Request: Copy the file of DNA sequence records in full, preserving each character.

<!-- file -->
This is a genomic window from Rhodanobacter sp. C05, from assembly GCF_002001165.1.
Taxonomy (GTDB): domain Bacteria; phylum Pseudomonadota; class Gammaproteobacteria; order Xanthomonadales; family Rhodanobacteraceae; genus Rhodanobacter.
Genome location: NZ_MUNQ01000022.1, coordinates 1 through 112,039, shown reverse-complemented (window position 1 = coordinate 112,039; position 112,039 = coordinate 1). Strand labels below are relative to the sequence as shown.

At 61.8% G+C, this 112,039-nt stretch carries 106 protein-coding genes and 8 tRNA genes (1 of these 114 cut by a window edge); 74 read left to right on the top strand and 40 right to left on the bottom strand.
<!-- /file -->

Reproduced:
This is a genomic window from Rhodanobacter sp. C05, from assembly GCF_002001165.1.
Taxonomy (GTDB): domain Bacteria; phylum Pseudomonadota; class Gammaproteobacteria; order Xanthomonadales; family Rhodanobacteraceae; genus Rhodanobacter.
Genome location: NZ_MUNQ01000022.1, coordinates 1 through 112,039, shown reverse-complemented (window position 1 = coordinate 112,039; position 112,039 = coordinate 1). Strand labels below are relative to the sequence as shown.

At 61.8% G+C, this 112,039-nt stretch carries 106 protein-coding genes and 8 tRNA genes (1 of these 114 cut by a window edge); 74 read left to right on the top strand and 40 right to left on the bottom strand.